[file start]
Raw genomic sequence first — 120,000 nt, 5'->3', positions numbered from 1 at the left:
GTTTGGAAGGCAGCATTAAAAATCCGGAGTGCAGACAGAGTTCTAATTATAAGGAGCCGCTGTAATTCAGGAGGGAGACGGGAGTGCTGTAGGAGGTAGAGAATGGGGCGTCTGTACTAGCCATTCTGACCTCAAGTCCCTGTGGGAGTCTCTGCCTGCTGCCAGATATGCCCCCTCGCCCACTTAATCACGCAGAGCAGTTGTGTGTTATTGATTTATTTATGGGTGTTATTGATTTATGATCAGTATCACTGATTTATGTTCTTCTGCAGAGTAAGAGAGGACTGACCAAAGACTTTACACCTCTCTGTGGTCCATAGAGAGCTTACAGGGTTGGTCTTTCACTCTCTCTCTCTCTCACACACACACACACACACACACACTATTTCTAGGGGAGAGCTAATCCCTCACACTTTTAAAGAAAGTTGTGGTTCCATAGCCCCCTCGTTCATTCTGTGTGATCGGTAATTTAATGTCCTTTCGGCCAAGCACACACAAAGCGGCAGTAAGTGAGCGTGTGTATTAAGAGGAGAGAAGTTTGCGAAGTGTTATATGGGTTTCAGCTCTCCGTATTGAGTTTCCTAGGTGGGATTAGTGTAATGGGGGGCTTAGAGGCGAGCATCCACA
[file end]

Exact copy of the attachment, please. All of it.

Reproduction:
Raw genomic sequence first — 120,000 nt, 5'->3', positions numbered from 1 at the left:
GTTTGGAAGGCAGCATTAAAAATCCGGAGTGCAGACAGAGTTCTAATTATAAGGAGCCGCTGTAATTCAGGAGGGAGACGGGAGTGCTGTAGGAGGTAGAGAATGGGGCGTCTGTACTAGCCATTCTGACCTCAAGTCCCTGTGGGAGTCTCTGCCTGCTGCCAGATATGCCCCCTCGCCCACTTAATCACGCAGAGCAGTTGTGTGTTATTGATTTATTTATGGGTGTTATTGATTTATGATCAGTATCACTGATTTATGTTCTTCTGCAGAGTAAGAGAGGACTGACCAAAGACTTTACACCTCTCTGTGGTCCATAGAGAGCTTACAGGGTTGGTCTTTCACTCTCTCTCTCTCTCACACACACACACACACACACACACTATTTCTAGGGGAGAGCTAATCCCTCACACTTTTAAAGAAAGTTGTGGTTCCATAGCCCCCTCGTTCATTCTGTGTGATCGGTAATTTAATGTCCTTTCGGCCAAGCACACACAAAGCGGCAGTAAGTGAGCGTGTGTATTAAGAGGAGAGAAGTTTGCGAAGTGTTATATGGGTTTCAGCTCTCCGTATTGAGTTTCCTAGGTGGGATTAGTGTAATGGGGGGCTTAGAGGCGAGCATCCACA